If Graham’s ideas sound a bit like eugenics, that’s because they are. Defenders will say they’re an example of positive eugenics, as distinct from negative eugenics, presumably playing off the Oz-borne notion that you can have good witches and bad.

Negative eugenics is the idea that the government should prevent the unfit from breeding. It was popular at the beginning of the twentieth century. In 1927 the Supreme Court even approved the practice of sterilizing “imbeciles” in Buck v. Bell, noting: “It is better for all the world, if instead of waiting to execute degenerate offspring for crime, or to let them starve for their imbecility, society can prevent those who are manifestly unfit from continuing their kind. The principle that sustains compulsory vaccination is broad enough to cover cutting the Fallopian tubes. Three generations of imbeciles are enough.” Positive eugenics lacks the sturm-und-drang of negative eugenics but potentially is more fun – proponents think people with superior genes should have more procreative sex, preferably with each other.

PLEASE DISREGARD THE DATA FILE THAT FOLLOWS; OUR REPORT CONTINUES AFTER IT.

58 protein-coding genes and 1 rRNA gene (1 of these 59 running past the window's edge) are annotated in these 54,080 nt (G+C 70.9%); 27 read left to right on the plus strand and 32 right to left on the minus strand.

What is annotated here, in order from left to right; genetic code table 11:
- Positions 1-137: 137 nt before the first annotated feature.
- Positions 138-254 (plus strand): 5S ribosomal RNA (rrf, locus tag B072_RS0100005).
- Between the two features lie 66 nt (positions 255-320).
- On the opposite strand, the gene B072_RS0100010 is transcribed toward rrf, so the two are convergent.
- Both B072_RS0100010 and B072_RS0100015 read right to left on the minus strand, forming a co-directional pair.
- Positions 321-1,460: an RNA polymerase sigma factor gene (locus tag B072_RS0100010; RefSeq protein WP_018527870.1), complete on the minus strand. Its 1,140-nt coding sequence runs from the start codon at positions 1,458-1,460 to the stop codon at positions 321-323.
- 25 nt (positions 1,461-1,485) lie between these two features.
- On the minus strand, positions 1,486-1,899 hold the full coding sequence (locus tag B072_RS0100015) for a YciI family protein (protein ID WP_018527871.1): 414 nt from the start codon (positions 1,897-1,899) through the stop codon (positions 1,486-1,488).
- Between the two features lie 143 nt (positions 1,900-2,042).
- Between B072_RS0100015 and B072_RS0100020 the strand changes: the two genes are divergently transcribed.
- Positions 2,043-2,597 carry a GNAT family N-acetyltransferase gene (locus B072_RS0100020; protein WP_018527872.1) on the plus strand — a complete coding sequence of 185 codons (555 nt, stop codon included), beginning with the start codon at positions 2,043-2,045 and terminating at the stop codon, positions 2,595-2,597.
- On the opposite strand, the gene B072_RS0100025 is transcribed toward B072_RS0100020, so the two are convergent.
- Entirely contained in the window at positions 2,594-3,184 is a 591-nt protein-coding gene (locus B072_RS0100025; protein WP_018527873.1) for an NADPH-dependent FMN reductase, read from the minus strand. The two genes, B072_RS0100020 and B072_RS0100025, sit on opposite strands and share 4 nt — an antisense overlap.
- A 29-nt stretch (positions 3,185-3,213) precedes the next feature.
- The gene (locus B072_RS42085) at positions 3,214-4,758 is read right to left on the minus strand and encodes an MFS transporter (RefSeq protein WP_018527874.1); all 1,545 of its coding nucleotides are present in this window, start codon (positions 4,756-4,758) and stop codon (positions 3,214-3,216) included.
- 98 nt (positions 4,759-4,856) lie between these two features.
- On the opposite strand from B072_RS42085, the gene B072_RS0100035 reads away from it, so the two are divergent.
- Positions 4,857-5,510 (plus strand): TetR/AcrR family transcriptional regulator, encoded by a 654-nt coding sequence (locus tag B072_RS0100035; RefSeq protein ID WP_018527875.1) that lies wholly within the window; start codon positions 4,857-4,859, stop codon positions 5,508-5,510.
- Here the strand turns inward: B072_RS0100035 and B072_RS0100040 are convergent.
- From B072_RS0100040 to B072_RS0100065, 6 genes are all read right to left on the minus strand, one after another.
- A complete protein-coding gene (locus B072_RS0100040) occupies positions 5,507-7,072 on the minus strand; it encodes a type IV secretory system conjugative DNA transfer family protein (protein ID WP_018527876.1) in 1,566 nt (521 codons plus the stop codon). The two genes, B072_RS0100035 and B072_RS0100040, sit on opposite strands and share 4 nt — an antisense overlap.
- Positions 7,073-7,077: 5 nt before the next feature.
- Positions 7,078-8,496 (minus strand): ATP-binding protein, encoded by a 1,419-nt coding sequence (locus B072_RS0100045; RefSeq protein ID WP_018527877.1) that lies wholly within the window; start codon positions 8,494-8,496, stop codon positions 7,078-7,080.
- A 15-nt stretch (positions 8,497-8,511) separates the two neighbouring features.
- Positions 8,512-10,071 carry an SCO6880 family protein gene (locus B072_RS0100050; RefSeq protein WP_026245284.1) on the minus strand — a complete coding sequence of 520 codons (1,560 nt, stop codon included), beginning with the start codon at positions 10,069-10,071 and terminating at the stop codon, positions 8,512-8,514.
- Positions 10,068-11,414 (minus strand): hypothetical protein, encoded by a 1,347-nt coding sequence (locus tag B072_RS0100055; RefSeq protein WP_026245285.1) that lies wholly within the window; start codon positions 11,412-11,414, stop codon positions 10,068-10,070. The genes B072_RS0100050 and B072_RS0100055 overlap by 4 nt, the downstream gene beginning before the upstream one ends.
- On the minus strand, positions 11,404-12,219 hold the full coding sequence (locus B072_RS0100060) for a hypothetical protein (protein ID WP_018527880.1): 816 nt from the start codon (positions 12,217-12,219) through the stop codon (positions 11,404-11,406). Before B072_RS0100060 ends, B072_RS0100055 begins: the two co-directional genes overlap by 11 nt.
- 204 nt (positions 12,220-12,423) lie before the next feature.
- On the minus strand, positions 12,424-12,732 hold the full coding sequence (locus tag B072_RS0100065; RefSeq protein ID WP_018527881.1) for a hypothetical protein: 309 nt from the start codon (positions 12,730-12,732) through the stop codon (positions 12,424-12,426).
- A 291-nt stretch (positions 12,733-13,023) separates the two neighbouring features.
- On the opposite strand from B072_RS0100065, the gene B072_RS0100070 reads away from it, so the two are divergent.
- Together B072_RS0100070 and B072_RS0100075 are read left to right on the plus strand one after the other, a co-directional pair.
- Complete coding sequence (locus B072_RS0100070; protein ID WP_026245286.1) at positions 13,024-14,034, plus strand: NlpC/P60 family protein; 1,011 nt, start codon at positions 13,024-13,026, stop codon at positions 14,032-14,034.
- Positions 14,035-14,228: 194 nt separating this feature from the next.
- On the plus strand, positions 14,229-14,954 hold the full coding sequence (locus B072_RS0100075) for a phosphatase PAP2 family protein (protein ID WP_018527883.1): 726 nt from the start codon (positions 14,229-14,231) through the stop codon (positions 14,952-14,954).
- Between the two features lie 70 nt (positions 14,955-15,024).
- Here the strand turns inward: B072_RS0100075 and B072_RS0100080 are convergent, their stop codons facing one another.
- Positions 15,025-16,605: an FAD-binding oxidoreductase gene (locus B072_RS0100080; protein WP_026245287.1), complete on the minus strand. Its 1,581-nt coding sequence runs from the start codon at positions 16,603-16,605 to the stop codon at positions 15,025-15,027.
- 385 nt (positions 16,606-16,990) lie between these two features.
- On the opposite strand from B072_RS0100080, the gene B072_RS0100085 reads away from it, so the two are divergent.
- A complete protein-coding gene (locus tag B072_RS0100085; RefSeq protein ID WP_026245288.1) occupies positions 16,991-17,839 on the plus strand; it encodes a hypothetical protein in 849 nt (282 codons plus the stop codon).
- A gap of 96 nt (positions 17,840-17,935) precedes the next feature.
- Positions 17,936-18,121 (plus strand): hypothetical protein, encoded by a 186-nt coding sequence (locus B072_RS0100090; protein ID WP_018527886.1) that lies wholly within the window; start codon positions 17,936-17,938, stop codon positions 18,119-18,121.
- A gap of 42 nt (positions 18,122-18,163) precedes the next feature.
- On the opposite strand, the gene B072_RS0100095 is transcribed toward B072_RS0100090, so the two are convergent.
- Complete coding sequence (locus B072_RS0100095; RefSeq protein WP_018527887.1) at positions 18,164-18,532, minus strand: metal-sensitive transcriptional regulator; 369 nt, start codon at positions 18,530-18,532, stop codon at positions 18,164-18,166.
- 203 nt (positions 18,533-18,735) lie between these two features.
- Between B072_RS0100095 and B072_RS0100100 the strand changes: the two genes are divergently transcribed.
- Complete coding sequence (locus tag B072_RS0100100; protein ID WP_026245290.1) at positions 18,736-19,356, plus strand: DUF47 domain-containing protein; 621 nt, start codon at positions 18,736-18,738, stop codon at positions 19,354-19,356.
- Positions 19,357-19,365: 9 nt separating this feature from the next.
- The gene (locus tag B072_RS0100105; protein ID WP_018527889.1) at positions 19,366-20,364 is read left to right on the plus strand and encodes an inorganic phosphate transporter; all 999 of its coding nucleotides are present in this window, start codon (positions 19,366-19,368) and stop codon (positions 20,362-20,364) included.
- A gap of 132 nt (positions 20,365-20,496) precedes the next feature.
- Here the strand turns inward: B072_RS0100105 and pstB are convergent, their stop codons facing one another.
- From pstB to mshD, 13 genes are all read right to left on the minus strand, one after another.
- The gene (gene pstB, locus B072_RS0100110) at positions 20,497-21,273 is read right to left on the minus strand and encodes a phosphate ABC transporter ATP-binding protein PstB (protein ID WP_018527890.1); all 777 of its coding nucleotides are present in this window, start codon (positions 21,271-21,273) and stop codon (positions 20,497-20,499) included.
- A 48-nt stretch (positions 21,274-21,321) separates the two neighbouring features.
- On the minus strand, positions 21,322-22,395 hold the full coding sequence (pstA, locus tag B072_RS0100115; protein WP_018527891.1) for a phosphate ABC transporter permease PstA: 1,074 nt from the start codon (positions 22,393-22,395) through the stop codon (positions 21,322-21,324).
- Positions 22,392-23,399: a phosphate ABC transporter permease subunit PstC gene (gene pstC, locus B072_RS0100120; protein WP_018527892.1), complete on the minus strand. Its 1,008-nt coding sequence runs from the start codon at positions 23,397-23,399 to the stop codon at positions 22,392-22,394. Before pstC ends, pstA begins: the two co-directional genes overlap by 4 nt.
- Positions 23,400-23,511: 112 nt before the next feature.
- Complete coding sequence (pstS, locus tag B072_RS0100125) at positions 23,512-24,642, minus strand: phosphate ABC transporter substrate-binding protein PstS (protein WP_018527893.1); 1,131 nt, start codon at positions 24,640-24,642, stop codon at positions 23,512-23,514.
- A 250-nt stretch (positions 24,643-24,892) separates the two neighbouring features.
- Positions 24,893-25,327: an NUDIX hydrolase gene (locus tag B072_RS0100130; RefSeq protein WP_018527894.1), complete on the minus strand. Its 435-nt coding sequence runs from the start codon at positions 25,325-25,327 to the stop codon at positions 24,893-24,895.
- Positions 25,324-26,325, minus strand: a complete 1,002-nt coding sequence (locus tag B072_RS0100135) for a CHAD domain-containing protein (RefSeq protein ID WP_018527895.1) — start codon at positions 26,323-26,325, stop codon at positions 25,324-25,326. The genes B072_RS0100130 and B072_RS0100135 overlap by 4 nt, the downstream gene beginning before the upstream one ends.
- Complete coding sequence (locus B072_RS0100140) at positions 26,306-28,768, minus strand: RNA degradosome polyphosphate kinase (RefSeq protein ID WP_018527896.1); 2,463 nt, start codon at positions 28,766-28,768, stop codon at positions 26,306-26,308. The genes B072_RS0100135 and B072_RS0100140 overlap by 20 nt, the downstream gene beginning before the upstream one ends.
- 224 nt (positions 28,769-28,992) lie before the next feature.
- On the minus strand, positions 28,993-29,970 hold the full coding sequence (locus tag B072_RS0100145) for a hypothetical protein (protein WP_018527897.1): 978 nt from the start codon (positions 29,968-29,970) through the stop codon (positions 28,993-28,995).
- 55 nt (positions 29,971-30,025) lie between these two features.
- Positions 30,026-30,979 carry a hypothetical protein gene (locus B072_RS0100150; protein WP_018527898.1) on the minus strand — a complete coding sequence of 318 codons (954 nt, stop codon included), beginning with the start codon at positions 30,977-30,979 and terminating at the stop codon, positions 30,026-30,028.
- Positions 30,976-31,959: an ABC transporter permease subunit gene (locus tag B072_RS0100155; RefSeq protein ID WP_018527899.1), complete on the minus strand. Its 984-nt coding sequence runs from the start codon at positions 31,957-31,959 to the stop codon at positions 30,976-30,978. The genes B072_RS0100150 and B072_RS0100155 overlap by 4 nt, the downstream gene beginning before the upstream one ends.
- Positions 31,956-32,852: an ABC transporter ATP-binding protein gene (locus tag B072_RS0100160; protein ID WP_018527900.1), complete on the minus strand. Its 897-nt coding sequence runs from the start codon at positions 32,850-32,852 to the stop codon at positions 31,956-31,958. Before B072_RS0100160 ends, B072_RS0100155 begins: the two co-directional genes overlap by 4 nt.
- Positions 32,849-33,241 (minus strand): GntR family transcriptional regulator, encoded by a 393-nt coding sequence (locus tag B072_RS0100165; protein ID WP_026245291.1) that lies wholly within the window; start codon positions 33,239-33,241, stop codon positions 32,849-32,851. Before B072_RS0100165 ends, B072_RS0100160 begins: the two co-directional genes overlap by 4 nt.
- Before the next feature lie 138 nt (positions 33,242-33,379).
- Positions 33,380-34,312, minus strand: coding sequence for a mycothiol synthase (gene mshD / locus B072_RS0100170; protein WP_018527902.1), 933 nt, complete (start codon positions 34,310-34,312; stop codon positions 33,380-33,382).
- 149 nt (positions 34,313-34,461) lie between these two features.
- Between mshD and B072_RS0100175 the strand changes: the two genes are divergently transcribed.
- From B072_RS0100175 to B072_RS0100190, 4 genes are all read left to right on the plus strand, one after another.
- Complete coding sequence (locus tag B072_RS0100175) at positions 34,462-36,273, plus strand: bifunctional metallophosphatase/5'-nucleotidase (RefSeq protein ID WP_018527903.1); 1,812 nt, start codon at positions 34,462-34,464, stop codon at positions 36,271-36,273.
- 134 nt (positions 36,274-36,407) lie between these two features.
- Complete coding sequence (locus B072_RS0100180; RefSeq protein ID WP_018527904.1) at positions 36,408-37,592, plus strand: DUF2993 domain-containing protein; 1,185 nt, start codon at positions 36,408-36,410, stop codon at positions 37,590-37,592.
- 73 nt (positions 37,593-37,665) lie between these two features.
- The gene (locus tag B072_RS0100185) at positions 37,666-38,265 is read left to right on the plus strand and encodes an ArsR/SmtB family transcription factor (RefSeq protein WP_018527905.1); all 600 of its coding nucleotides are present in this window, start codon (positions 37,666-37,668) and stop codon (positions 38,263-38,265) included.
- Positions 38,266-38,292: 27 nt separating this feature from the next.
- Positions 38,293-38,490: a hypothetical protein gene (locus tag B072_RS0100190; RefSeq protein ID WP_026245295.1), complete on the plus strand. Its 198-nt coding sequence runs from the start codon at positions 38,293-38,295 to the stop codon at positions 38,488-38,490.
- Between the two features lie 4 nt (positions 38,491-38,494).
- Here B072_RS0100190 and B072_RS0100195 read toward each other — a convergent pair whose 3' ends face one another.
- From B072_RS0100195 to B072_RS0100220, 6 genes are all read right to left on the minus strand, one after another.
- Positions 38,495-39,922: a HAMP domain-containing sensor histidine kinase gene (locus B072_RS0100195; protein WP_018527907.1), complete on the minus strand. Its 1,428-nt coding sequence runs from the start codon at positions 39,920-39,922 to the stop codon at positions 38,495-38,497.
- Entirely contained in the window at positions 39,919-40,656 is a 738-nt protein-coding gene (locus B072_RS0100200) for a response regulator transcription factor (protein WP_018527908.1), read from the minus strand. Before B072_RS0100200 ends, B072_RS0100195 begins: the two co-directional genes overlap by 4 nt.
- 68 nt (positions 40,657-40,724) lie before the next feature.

In a Slate article called “The Better Baby Business,” Plotz points out that many positive eugenics fans also favored negative eugenics, and that the movements were based on the same racial supremacist ideology. But he also says:

Positive eugenics was more silly than malicious in practice. In the years leading up to the Great Depression, the American Eugenics Society sponsored “Fitter Families for Future Firesides” contests at state fairs. Families were prodded and poked and quizzed to determine which was most “eugenic.” (What was valued was never exactly clear. What kind of “intelligence” or “health” was being measured?) … Some fairs featured a “human stock” tent – placed next door to the livestock barn – that promoted the “science of human husbandry.”

Negative eugenics was shunned after World War II because it had been the basis for Nazi genocide. But positive eugenics still had a fan: scientist Hermann Muller argued that advances in health and welfare were permitting individuals who were genetically inferior to survive and breed. Muller won a Nobel Prize for his work on X-rays and genetic mutation. Fearing that the mutants would soon take over, he proposed a germinal repository – a seed bank – to preserve unmutated genes by freezing sperm. Muller, a socialist, even invited Joseph Stalin to donate sperm to his planned repository.